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The period from about 1820 to 1900 is known as the“Romantic Period.” Much of the music of this period does indeed have a certain obsession with “love”or “romance,” or at least the pursuit of it. Strong outpouring of emotions and the feeling of striving or longing for the unattainable are “romantic”traits. It is during the Romantic period that composers are no longer thought of as craftsman, but rather as artists, individuals possessing talents that other “mere mortals” do not. It’s also the great age of “program music,” pieces of music that tell a story or depict non-musical events or scenes.
Hector Berlioz, despite being one of the greatest orchestrators of all time (in fact, he wrote the first great treatise on orchestration), he could barely play the piano, even well into his career. In his memoirs, Berlioz gives countless examples of the way in which listeners in the Romantic era might be affected by music, yet none can compare to his own experience.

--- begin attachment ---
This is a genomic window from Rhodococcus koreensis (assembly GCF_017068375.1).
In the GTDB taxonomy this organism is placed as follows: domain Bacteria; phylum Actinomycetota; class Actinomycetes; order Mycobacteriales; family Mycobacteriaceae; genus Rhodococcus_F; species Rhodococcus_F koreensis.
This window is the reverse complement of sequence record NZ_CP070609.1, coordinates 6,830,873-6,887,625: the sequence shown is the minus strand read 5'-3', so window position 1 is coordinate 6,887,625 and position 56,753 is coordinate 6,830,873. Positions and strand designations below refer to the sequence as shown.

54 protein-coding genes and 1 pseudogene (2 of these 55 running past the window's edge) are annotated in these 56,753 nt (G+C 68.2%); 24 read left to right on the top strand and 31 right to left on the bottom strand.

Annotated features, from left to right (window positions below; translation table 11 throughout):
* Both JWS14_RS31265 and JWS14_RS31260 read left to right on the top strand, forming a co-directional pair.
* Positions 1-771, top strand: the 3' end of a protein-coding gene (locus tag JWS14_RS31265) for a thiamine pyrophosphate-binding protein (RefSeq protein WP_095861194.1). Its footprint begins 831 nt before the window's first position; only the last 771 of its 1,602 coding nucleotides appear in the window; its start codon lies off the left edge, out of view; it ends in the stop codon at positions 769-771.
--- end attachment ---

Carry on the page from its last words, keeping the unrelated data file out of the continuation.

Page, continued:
Chopin made his living giving lessons to wealthy clients, played only occasionally at private musical evenings (“musicales”),and composed almost exclusively for the piano. He embodies the introspective side of “romanticism,” concentrating on piano miniatures that capture fleeting, poignant emotions.
While Brahms was highly regarded as a master composer by the end of his life, his younger years were spent earning money as a bar pianist. Brahms demonstrates another side of Romanticism, a new found reverence for the past; it is during this time that the study of music history as we know it today takes root.
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